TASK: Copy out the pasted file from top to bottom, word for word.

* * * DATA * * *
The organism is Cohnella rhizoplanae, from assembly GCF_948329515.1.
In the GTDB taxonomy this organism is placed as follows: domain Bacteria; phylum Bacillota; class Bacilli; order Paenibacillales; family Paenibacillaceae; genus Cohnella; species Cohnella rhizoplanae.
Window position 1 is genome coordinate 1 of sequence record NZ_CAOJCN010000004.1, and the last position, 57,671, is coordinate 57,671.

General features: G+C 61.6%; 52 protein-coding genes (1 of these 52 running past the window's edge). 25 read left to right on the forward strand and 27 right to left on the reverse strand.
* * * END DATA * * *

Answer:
The organism is Cohnella rhizoplanae, from assembly GCF_948329515.1.
In the GTDB taxonomy this organism is placed as follows: domain Bacteria; phylum Bacillota; class Bacilli; order Paenibacillales; family Paenibacillaceae; genus Cohnella; species Cohnella rhizoplanae.
Window position 1 is genome coordinate 1 of sequence record NZ_CAOJCN010000004.1, and the last position, 57,671, is coordinate 57,671.

General features: G+C 61.6%; 52 protein-coding genes (1 of these 52 running past the window's edge). 25 read left to right on the forward strand and 27 right to left on the reverse strand.